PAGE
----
The Bay Horse Inn at Green Hammerton
(H)ambretone, a place-name reflected now both in Kirk Hammerton ('Hammerton with the church', from Old Norse kirkja 'church') and in Green Hammerton ('Hammerton with the green', from Middle English grene), is first attested in the Domesday Book of 1086. The name seems to derive from the Old English plant-name hamor (whose meaning is not certain but might include hammer-sedge or pellitory of the wall) + tun 'settlement, farm, estate'.
The village has a Church of England parish church, St Thomas' Church, and a church primary school, both located in the centre of the village.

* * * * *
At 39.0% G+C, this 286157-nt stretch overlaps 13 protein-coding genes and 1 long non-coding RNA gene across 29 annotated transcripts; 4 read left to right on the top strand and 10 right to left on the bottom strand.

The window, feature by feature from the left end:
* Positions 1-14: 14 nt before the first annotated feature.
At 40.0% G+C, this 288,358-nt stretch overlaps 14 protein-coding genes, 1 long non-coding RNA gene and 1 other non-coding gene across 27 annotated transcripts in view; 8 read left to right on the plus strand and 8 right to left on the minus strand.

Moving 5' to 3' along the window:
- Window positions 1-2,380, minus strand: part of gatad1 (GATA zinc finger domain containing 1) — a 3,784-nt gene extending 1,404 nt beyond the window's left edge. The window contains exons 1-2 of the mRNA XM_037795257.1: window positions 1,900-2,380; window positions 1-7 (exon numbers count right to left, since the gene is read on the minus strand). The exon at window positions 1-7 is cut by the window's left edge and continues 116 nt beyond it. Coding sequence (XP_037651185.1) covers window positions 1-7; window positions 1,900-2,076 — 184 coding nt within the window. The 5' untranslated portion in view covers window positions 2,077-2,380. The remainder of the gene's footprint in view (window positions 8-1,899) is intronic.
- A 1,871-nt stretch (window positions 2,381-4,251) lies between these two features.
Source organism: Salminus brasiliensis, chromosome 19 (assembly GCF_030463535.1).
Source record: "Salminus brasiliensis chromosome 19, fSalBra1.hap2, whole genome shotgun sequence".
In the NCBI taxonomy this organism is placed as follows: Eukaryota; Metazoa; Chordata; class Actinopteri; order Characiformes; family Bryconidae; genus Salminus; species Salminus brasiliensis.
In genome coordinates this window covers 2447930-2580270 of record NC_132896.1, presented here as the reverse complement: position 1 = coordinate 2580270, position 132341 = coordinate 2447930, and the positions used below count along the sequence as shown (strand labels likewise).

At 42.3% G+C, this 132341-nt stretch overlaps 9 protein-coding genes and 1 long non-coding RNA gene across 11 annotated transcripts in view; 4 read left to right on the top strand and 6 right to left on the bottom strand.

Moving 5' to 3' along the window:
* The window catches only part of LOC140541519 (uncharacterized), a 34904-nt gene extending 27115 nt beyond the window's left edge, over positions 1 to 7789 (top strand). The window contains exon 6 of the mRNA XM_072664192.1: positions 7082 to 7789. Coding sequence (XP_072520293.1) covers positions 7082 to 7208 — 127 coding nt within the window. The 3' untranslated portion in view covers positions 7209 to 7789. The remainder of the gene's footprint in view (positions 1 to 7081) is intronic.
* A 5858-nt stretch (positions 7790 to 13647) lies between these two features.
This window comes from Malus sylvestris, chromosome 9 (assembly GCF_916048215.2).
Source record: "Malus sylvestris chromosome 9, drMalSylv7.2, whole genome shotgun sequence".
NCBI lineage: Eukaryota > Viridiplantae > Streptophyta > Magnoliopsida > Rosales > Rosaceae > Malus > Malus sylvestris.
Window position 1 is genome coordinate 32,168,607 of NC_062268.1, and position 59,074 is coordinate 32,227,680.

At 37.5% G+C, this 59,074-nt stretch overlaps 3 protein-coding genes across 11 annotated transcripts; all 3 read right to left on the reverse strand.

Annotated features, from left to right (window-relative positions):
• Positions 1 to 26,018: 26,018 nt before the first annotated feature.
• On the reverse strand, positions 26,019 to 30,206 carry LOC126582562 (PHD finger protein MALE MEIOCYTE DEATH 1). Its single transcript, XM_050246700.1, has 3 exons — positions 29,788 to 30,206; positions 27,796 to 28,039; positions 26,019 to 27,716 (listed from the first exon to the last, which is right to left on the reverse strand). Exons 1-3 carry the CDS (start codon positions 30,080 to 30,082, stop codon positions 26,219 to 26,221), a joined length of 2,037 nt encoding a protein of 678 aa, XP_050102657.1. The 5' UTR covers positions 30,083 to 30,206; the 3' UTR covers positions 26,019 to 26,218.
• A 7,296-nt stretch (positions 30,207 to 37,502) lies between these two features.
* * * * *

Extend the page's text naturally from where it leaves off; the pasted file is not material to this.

The former Congregational church in Green Hammerton, originally built as a Methodist Chapel in the late 1790s, was adapted for use as a Roman Catholic church, St Josephs, in 1961.
The village pub is the Bay Horse Inn.
Green Hammerton Village Hall opened in April 2010: it is run by the Green Hammerton Recreational Charity.
A playing field in Green Hammerton has been enrolled as a Queen Elizabeth II Field.
| ("Wikimedia Commons" has material|
about Green Hammerton)